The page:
<eval value="2" phase="Setup" priority="5000"><![CDATA[ ~if this edge is not added directly to the hero (i.e. an advance), skip it entirely if (origin.ishero = 0) then done endif ~if this edge was not added by the user, skip it entirely if (isuser = 0) then done endif ~consume another edge slot #resspent[resEdge] += 1 ]]></eval>
Applying the equivalent change to the Eval script for the "Hindrance" component yields the revised script below.
<eval value="2" phase="Setup" priority="5000"><![CDATA[ ~if this hindrance was not add by the user, skip it entirely if (isuser = 0) then done endif ~consume another hindrance slot or two, depending on the severity #resmax[resHinder] += field[hinMajor].value + 1 ]]></eval>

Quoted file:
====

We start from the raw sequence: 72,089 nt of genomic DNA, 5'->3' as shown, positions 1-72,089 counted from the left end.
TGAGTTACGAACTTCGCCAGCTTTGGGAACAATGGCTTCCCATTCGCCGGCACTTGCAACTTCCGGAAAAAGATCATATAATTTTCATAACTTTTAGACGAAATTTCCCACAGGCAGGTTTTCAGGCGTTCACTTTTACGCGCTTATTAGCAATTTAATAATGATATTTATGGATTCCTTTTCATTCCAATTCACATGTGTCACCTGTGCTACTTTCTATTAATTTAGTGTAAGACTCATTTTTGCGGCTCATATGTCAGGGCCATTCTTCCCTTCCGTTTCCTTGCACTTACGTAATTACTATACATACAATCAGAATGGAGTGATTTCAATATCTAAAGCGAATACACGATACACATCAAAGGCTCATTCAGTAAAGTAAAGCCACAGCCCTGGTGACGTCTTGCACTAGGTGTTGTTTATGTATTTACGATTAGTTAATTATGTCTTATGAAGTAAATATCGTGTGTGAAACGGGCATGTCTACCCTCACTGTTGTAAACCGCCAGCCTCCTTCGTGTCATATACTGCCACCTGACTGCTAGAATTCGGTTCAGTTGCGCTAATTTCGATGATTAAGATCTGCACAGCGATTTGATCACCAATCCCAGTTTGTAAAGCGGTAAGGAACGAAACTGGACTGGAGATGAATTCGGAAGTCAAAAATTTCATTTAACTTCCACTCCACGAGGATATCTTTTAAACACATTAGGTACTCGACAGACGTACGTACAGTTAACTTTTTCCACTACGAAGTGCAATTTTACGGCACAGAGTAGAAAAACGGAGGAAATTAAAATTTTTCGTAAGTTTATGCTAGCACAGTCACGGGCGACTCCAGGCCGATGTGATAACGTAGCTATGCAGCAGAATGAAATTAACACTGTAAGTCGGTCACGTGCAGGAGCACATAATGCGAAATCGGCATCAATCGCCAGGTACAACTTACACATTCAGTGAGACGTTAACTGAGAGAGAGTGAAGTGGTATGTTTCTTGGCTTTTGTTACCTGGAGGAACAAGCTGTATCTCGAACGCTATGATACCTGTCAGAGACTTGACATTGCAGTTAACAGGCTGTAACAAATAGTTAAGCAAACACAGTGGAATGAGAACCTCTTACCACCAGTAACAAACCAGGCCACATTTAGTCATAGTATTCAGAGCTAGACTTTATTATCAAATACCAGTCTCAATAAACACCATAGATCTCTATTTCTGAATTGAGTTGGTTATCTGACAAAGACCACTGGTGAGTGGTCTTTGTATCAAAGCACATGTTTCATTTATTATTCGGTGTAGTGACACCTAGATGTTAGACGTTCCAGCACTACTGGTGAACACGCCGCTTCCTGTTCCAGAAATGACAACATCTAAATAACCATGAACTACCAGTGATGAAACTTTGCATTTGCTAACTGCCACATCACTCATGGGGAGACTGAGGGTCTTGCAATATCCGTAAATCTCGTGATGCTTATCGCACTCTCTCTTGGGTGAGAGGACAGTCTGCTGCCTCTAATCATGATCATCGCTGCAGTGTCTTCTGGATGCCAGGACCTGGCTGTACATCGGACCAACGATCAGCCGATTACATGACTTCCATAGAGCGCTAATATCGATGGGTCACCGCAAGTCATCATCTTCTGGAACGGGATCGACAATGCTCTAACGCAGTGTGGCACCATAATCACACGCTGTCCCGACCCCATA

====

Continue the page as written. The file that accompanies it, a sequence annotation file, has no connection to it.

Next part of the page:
All Thumbs Again
At this point, we need to revisit something that we did early in our development. When we added the Elven race, we opted to add a new ability that paralleled the "All Thumbs" hindrance so that we could avoid having to deal with hindrances being bootstrapped by races. Well, we just dealt with that situation, so we no longer need to have an ability to mimic the hindrance. We can now go back into the file "thing_races.dat" and do two things. First, we can modify the "Elven" race to bootstrap the "All Thumbs" hindrance instead of the ability. This entails changing the unique id being bootstrapped from "abAllThumb" to "hinThumbs". Second, we can delete the "All Thumbs" ability that is no longer needed nor used.